In certain areas of creative work, copyright may already be, or be in the process of becoming, practically unenforceable. As noted earlier, certain forms of work have always been more easily copyrighted than others, with those works not existing in a fixed form being particularly difficult to copyright. Digital technology, and the Internet, has undermined traditional, geographical modes of copyright control. The formats in which creative products can be duplicated or shared further undermine copyright, and therefore undermine the livelihoods of creative professionals who had relied on copyright-related income. Humans are creative by nature, and it is unlikely that - without copyright - people would stop creating new works. However, the types of new works that can practicably be created in the absence of copyright and related income are limited. A world without meaningful copyright protection and enforcement may suffer a decrease in the diversity of new work that can be created.
Born.G and Hesmondhalgh.D, eds. Western Music and Its Others: Difference, Appropriation and Representation in Music. Berkeley: University.
George, N.The Death of Rhythm and Blues. NY: Pub Penguin.
Hesmondhalgh, D. The Cultural Industries. SAGE Publishing.
Lessig, L. Remix. NY: Bloomsbury Academic.
Rojek, P. Pop Music, Pop Culture. Cambridge: Polity Press.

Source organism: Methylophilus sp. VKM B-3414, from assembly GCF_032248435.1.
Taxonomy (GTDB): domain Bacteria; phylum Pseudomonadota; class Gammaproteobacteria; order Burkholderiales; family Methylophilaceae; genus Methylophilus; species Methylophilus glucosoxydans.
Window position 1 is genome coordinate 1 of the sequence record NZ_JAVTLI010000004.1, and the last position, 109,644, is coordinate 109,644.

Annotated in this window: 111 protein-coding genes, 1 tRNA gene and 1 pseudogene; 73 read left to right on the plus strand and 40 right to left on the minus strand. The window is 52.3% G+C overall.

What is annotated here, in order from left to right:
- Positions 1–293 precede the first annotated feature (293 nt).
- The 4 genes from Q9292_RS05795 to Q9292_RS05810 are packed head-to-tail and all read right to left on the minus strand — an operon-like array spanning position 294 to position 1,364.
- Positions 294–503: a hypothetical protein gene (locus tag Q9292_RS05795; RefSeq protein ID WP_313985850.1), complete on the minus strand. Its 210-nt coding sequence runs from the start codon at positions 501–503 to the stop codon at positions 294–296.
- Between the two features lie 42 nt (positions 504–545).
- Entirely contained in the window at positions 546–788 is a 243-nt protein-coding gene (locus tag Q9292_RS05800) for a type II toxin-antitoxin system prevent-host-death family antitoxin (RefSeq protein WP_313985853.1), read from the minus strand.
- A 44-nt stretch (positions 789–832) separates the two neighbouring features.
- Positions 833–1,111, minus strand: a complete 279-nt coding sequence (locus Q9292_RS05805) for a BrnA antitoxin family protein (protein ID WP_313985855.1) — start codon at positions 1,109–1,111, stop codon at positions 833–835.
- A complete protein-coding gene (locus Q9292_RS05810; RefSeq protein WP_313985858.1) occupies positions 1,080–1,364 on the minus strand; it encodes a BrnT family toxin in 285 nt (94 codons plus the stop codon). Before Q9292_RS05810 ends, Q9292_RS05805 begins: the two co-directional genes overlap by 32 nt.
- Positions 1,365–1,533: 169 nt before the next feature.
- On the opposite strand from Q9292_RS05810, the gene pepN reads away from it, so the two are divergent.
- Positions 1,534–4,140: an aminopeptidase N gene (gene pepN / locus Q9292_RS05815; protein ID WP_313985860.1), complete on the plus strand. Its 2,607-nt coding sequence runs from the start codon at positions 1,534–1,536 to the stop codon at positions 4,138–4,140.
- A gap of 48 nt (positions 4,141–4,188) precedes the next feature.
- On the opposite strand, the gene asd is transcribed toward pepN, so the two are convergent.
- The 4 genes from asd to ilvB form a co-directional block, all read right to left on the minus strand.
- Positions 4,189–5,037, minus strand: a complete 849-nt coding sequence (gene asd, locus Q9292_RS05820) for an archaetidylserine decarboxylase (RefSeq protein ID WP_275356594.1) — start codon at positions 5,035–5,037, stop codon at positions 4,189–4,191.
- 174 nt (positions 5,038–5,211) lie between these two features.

Wikstrom , P. The Music Industry. Cambridge: Polity Press.
References: Journal Articles
Dicola, P. An Economic View of the Legal Restrictions on Musical Borrowing and Appropriation in Biagioli, M, Jaszi, P. & Woodmansee, M, Making and unmaking intellectual property: creative production in legal and cultural perspective, 235-249 (University of Chicago Press).
Greenfield and Osborn.'Understanding Commercial Contracts: The Place of Contractual Theory' Journal of Contract Law, Vol. 23,
Griswold, W. 'American character and the American novel', American Journal of Sociology 86, pp. 740-65.
Johns, A, "The property police", in Biagioli, M, Jaszi, P. & Woodmansee, M, Making and unmaking intellectual property: creative production in legal and cultural perspective, 199-213, University of Chicago Press.
Peterson, R.A. 'Why 1955? Explaining the advent of rock music', Popular Music 9, pp. 97-116.